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dc.contributor.authorWood, Chris
dc.date.accessioned2016-03-22T23:19:40Z
dc.date.available2016-03-22T23:19:40Z
dc.date.issued2015
dc.identifier.urihttps://hdl.handle.net/10652/3277
dc.description.abstractTeaching as Inquiry is described as a component of effective pedagogy and is being used in New Zealand Secondary Schools as a means of professionally developing teachers and also as a process for teacher evaluation. This appears to be a difficult and complex undertaking for both teachers and leaders due to variation among New Zealand Secondary Schools as to their understanding and practice. This study therefore aimed to find out in what form, and for what purpose, New Zealand Secondary Schools implement Teaching as Inquiry, along with finding out the implications of its practice. A qualitative approach was taken to this study and involved two methods. Firstly, documentary analysis was used to gain a contextual background of Teaching as Inquiry in the school policy landscape. Secondly, interviews were carried out with teachers and middle and senior leaders to investigate the perceptions and thoughts of individuals from different levels of the secondary school hierarchy. The key findings revealed that there is variation within and between schools in how the model is interpreted and subsequently implemented. For example, differences occur in its perceived purpose, what it is applied to, how it is applied and to what depth. It is argued by the researcher that this variation is caused by a lack of understanding of the true intentions of the Teaching as Inquiry model. In addition, Teaching as inquiry has become linked to school performance management processes, a move which encounters problems to do with balancing the original intentions of Teaching as Inquiry such as professional freedom and openness with the demands of an outcomes driven appraisal system. It is the belief of the researcher that schools need take a step back and revisit the original intentions of the model and review its purpose within schools. School leaders need to examine how they currently link the Teaching as Inquiry model to appraisal and overall school improvement. This study suggests that schools need to make Teaching as Inquiry a more robust, valued and essential component of school, faculty and individual teacher self-review. This requires leaders to develop and support teachers through policies and processes to become users of the Teaching as Inquiry process in accordance with its original intention.en_NZ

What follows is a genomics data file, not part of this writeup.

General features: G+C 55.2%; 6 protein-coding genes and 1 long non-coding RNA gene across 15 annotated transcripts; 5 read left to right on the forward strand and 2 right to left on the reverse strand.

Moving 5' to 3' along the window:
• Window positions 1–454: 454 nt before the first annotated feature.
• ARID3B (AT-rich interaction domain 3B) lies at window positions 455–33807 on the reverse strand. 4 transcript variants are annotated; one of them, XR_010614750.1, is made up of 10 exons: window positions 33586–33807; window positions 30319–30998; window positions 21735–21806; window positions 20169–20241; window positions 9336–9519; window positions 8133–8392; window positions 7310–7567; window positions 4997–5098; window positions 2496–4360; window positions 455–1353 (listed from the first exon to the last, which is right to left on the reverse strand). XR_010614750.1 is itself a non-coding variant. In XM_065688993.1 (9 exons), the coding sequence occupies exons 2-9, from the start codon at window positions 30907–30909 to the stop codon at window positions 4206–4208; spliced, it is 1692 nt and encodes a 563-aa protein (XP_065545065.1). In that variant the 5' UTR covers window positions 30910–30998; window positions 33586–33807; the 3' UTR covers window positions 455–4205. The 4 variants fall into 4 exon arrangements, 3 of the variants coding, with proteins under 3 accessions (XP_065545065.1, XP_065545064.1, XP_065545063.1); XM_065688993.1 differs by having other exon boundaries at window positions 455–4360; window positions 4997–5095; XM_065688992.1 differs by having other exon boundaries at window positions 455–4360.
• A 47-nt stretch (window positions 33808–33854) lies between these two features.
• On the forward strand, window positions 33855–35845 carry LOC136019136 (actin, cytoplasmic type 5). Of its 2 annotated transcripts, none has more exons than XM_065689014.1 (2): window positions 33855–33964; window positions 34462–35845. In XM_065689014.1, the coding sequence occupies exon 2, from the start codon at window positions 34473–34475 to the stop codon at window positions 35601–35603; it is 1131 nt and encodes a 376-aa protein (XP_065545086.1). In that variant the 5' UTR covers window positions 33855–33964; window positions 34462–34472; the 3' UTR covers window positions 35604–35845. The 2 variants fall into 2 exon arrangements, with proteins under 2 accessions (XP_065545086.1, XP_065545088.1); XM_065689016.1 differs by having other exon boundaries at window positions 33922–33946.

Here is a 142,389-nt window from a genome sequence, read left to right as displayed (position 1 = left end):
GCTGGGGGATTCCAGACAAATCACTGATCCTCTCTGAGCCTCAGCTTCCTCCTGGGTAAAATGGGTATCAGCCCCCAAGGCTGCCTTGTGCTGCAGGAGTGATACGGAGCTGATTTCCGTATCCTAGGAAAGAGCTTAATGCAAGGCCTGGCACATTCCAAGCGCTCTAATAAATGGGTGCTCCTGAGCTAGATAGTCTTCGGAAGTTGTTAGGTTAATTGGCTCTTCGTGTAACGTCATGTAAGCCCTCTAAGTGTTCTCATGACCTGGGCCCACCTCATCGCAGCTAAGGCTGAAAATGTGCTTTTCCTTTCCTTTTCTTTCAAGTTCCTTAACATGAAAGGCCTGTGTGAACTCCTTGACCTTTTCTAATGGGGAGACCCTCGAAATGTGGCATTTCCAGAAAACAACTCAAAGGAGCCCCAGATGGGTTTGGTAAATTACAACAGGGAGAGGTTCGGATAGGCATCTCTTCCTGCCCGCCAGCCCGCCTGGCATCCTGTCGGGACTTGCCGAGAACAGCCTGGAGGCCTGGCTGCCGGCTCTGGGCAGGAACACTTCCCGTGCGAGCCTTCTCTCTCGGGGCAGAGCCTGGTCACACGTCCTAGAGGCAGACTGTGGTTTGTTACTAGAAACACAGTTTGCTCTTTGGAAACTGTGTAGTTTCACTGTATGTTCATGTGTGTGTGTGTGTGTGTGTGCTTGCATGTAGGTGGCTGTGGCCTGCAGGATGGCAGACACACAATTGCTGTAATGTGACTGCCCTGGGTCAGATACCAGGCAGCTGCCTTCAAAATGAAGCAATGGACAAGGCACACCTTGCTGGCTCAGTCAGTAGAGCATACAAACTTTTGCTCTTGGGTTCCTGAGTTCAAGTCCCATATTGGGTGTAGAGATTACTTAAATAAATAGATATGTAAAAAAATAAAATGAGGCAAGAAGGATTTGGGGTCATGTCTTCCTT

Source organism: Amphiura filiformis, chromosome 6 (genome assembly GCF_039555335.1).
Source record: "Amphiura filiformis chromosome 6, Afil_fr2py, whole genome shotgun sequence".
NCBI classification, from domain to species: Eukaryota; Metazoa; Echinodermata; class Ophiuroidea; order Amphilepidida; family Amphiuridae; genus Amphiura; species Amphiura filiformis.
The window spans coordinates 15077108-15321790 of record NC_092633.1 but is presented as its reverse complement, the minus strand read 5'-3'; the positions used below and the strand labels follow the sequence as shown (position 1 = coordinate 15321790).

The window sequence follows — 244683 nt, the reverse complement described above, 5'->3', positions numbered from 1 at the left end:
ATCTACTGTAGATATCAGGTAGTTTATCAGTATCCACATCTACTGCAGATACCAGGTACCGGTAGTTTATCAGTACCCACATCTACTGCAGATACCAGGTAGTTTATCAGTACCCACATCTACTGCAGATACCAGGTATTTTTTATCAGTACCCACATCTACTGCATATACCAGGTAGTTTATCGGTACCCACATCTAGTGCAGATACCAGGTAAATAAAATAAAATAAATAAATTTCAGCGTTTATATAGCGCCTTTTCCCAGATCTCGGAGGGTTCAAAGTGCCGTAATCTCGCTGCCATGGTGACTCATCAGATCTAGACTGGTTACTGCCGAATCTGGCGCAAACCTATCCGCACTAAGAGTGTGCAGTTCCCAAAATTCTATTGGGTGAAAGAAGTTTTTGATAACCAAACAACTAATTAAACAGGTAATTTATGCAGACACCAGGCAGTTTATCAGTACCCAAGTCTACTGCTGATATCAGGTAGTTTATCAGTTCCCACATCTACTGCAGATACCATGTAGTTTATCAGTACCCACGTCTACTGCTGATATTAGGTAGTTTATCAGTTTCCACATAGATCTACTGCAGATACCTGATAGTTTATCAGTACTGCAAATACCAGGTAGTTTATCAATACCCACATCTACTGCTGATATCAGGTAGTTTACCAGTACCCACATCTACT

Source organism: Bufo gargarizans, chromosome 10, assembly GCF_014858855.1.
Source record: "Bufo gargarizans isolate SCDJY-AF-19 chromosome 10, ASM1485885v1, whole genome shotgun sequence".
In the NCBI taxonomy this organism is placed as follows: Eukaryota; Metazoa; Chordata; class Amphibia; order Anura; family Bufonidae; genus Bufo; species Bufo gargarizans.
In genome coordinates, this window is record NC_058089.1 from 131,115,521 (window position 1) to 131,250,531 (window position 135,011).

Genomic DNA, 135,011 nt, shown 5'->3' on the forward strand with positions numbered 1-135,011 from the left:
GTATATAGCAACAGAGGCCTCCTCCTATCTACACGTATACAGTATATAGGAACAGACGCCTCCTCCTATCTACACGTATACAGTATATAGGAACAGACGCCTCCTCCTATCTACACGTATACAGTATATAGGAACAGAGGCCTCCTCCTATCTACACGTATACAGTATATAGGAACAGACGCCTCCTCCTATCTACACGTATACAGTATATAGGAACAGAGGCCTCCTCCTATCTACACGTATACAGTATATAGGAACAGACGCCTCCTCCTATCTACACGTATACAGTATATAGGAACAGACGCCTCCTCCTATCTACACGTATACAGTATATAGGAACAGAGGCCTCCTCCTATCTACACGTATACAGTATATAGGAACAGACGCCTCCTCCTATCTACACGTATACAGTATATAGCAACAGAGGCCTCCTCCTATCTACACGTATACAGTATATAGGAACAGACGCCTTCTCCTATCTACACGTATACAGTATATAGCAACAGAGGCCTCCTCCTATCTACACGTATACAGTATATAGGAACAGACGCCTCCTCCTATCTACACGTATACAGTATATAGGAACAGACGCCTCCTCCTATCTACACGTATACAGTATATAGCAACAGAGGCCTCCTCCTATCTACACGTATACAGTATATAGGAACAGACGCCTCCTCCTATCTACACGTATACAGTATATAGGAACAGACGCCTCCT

dc.language.isoenen_NZ
dc.rightsAll rights reserveden_NZ
dc.subjectNew Zealanden_NZ
dc.subjectsecondary schoolsen_NZ
dc.subjectteaching as inquiryen_NZ
dc.subjectqualitative researchen_NZ
dc.titleTeaching as inquiry : form, purpose and application in New Zealand secondary schoolsen_NZ
dc.typeMasters Thesisen_NZ
dc.rights.holderAuthoren_NZ
thesis.degree.nameMaster of Educational Leadership and Managementen_NZ
thesis.degree.levelMastersen_NZ
thesis.degree.grantorUnitec Institute of Technologyen_NZ
dc.subject.marsden130309 Learning Sciencesen_NZ
dc.subject.marsden130106 Secondary Educationen_NZ
dc.identifier.bibliographicCitationWood, C. (2015). Teaching as inquiry: Form, purpose and application in New Zealand secondary schools. An unpublished thesis submitted in partial fulfilment of the requirements for the degree of Master of Educational Leadership and Management, Unitec Institute of Technology.en_NZ
unitec.pages119en_NZ
unitec.institutionUnitec Institute of Technologyen_NZ
dc.contributor.affiliationUnitec Institute of Technologyen_NZ
unitec.advisor.principalCardno, Carol
unitec.advisor.associatedBassett, Martin
unitec.institution.studyareaEducation
dc.identifier.wikidataQ112911280


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